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The Rise of Personal Finance Education in High Schools

In recent years, there has been a notable shift in the landscape of high school education across the United States. While math and science have long been staples of the curriculum, there’s a new subject gaining traction: personal finance. Let’s look at how personal finance education in high schools is growing, its importance, and the potential impact it could have on the financial well-being of future generations.


Traditionally, high school education has focused on core subjects like mathematics, science, and language arts. While these subjects are undoubtedly important, they often overlook a critical aspect of life: financial literacy. Recognizing this gap, educators and policymakers have begun to emphasize the importance of teaching students how to manage their money effectively.

Current Landscape:

According to a recent survey, the number of states requiring personal finance education in high schools has risen significantly in the past few years. From fewer than half the states two years ago, the survey reveals that 35 states now mandate these courses. Of these, 15 states require a semester-long course on personal finance – considered the Council for Economic Education’s gold standard!

This shift reflects a growing recognition of the importance of financial literacy and its impact on students’ future success.

Benefits of Personal Finance Classes:

“Personal finance education equips students with essential skills to navigate the complexities of the modern financial world,” says Joanne Farace, Senior Vice President of Investments at David Lerner Associates. “From budgeting and saving to understanding credit and investing, these classes provide practical knowledge that students can apply throughout their lives. By instilling responsible financial habits early on, personal finance education can positively influence students’ long-term financial well-being.”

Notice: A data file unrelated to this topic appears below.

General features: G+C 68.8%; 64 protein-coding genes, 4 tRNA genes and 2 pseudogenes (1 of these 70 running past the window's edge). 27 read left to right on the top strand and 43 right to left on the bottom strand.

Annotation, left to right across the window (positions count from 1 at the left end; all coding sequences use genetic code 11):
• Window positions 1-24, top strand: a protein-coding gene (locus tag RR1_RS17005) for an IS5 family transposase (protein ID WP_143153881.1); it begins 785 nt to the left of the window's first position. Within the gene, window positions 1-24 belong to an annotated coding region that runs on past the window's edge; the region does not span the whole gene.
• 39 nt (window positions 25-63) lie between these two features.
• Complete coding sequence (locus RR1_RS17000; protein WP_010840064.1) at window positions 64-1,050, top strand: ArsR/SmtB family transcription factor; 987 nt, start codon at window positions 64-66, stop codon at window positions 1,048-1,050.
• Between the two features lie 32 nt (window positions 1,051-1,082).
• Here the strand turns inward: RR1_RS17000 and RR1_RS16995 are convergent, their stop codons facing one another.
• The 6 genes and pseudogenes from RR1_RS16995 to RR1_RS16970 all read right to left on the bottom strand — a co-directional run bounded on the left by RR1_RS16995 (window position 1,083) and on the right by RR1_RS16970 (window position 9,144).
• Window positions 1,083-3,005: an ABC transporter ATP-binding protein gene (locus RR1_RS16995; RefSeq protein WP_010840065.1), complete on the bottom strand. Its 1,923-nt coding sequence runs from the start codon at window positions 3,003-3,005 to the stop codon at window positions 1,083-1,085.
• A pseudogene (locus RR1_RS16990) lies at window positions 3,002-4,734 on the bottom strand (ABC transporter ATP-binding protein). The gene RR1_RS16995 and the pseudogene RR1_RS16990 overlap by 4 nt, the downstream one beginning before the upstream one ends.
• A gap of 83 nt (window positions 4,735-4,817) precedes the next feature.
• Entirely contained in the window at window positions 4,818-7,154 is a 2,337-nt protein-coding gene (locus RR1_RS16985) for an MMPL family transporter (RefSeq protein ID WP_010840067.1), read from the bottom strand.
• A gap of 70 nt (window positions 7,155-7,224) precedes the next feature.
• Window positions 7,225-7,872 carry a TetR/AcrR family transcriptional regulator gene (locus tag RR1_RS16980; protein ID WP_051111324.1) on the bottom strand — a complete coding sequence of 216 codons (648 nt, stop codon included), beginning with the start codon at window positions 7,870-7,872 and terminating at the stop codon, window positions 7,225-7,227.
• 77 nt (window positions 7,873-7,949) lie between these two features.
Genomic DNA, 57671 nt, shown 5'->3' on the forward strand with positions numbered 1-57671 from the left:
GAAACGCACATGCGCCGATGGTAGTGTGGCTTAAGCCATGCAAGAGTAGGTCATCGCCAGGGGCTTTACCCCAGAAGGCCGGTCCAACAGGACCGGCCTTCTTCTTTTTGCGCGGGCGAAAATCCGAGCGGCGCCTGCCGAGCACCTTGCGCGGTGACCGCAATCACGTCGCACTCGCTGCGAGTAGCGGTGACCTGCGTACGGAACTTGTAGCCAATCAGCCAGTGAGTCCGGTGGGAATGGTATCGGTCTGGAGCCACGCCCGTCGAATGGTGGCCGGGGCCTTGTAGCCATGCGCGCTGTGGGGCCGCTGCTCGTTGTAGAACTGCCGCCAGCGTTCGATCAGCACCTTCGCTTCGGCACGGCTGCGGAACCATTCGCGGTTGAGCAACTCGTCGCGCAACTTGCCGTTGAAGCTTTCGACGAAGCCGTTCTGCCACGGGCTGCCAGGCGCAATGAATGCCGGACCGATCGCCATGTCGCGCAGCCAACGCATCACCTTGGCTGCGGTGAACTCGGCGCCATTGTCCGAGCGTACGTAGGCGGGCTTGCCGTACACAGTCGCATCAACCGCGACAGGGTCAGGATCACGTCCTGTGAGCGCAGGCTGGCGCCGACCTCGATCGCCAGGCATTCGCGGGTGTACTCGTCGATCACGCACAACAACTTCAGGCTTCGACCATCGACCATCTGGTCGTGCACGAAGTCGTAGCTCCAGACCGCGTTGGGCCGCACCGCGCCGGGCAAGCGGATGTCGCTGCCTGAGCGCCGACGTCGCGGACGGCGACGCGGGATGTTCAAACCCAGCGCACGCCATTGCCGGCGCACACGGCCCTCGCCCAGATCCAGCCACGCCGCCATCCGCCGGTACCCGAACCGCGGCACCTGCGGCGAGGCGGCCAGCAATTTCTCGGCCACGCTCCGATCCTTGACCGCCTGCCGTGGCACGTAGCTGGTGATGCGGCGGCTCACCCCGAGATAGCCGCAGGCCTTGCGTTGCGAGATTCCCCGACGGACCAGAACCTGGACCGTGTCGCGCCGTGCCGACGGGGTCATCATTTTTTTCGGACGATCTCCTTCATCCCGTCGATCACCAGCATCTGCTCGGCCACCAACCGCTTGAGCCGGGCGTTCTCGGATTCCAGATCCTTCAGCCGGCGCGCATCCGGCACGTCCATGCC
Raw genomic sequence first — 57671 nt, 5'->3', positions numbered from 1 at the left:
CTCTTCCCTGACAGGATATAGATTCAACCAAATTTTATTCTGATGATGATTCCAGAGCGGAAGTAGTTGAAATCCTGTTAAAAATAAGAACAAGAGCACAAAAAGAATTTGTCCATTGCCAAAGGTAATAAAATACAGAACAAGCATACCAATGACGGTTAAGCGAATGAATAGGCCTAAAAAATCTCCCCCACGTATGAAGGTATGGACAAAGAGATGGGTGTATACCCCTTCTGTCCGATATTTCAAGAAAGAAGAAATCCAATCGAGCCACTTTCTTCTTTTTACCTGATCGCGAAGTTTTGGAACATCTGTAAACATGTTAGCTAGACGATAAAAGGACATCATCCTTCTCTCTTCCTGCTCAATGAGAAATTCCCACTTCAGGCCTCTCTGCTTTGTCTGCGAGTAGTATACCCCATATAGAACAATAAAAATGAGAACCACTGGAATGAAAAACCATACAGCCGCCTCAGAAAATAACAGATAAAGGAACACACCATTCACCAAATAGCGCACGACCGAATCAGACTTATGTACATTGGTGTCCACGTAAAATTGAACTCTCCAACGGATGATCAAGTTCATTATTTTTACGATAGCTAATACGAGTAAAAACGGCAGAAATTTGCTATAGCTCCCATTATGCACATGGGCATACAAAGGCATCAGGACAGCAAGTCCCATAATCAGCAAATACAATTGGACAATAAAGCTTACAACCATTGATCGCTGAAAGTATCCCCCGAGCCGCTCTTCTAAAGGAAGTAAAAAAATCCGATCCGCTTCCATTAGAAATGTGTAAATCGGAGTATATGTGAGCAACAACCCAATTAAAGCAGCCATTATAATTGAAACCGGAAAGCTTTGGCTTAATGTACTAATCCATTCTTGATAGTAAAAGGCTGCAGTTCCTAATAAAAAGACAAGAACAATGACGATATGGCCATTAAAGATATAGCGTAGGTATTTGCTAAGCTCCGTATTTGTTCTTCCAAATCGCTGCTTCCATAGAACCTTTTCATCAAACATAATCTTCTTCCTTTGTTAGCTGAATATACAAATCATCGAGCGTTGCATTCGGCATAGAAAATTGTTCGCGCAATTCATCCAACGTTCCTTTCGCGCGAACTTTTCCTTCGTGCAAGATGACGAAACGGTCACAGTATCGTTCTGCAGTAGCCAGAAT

Challenges and Considerations:

While the rise of personal finance education is promising, challenges exist. Implementing comprehensive financial literacy programs requires dedicated resources and training for educators. Additionally, disparities in access to financial education exist across different schools and regions, highlighting the need for equitable distribution of resources and support.

Future Implications and Recommendations:

Looking ahead, the future of personal finance education in high schools appears promising. However, continued support and advocacy are essential to ensure that these programs remain a priority. Policymakers, educators, and parents alike must work together to promote financial literacy and empower students for financial success.

In conclusion, the rise of personal finance education in high schools represents a significant step forward in addressing the need for financial literacy among young people. By equipping students with essential financial skills, these programs have the potential to impact their lives for years to come positively. As we embrace this shift from math to money, let us continue to support and prioritize financial education in high schools, ensuring that future generations are prepared for the financial challenges and opportunities.

Material contained in this article is provided for information purposes only and is not intended to be used in connection with the evaluation of any investments offered by David Lerner Associates, Inc. These materials are provided for general information and educational purposes based upon publicly available information from sources believed to be reliable—we cannot assure the accuracy or completeness of these materials. The information in these materials may change at any time and without notice.

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